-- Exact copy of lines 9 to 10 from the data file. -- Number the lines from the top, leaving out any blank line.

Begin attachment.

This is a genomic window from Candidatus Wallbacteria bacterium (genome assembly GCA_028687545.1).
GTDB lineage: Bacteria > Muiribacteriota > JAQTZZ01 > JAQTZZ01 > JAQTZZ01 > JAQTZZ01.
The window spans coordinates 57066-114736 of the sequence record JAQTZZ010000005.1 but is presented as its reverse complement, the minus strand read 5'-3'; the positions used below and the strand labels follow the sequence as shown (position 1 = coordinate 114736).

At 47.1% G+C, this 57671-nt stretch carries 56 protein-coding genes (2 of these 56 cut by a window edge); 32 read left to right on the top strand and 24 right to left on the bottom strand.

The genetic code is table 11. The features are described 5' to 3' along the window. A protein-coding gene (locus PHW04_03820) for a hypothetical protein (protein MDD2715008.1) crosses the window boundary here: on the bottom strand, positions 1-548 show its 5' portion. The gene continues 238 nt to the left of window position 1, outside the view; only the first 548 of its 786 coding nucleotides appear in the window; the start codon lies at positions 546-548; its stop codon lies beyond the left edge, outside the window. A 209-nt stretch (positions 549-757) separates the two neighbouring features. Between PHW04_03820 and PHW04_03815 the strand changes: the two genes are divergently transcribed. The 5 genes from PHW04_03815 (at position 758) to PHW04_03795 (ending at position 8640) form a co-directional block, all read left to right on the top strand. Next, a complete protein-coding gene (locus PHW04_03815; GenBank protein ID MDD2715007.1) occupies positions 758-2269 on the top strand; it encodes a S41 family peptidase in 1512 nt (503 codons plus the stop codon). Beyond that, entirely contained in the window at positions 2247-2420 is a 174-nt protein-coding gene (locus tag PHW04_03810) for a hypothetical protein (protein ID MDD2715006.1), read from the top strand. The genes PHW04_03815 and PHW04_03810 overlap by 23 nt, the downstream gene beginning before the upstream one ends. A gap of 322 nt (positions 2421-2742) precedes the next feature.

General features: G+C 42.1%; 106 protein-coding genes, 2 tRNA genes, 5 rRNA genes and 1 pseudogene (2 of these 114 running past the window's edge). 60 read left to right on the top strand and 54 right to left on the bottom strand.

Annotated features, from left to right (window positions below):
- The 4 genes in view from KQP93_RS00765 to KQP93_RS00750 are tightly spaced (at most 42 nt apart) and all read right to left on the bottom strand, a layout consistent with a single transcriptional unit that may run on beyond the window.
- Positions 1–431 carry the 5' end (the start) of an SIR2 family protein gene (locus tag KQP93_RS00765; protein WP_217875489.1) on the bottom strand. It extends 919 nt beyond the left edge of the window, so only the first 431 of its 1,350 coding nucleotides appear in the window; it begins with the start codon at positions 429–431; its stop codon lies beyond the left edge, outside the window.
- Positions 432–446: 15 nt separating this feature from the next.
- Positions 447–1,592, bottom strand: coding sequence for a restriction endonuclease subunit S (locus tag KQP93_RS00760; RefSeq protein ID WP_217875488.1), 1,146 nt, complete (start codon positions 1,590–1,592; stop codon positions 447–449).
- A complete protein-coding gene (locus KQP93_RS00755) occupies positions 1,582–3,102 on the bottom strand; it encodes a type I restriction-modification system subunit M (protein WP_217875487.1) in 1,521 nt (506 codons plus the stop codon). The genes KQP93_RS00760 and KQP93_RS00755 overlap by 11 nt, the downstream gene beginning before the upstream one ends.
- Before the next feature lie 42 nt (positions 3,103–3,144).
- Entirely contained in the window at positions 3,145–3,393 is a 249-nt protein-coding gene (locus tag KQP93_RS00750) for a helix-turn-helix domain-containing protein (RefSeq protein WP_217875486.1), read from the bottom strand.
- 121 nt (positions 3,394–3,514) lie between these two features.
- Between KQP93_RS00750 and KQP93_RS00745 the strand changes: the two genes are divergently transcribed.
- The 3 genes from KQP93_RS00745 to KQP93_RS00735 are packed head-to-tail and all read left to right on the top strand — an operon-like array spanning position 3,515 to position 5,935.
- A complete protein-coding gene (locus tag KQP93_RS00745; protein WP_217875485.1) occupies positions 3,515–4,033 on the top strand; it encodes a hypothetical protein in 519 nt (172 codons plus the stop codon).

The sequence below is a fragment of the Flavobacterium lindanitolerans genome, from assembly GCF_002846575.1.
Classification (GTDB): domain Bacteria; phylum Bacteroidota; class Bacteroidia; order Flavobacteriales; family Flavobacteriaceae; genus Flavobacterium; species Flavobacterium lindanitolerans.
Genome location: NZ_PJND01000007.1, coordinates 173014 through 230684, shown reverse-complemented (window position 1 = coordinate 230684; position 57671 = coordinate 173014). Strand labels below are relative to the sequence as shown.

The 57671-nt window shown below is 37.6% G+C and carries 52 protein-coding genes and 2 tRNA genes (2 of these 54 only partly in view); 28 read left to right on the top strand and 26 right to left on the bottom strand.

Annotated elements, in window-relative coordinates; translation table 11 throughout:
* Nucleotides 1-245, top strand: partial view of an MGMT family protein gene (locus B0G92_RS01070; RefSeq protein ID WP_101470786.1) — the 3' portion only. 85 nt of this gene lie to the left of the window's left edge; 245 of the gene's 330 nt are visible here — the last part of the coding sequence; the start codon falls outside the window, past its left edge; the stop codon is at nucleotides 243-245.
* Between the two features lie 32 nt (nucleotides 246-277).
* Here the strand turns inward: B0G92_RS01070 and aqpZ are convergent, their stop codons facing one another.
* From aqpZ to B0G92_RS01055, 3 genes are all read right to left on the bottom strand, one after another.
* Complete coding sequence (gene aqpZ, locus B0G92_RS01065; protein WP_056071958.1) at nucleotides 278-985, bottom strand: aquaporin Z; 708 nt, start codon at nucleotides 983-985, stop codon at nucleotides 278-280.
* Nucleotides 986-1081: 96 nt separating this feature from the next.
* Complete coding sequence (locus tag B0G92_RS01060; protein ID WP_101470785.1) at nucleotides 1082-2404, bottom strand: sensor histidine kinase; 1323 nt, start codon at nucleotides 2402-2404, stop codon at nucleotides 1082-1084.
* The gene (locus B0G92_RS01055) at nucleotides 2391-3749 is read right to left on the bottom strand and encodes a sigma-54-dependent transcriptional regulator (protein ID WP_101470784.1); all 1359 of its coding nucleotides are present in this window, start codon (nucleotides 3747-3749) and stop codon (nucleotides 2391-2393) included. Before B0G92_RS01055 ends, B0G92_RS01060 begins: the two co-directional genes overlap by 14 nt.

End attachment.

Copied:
- Positions 1–431 carry the 5' end (the start) of an SIR2 family protein gene (locus tag KQP93_RS00765; protein WP_217875489.1) on the bottom strand. It extends 919 nt beyond the left edge of the window, so only the first 431 of its 1,350 coding nucleotides appear in the window; it begins with the start codon at positions 429–431; its stop codon lies beyond the left edge, outside the window.
- Positions 432–446: 15 nt separating this feature from the next.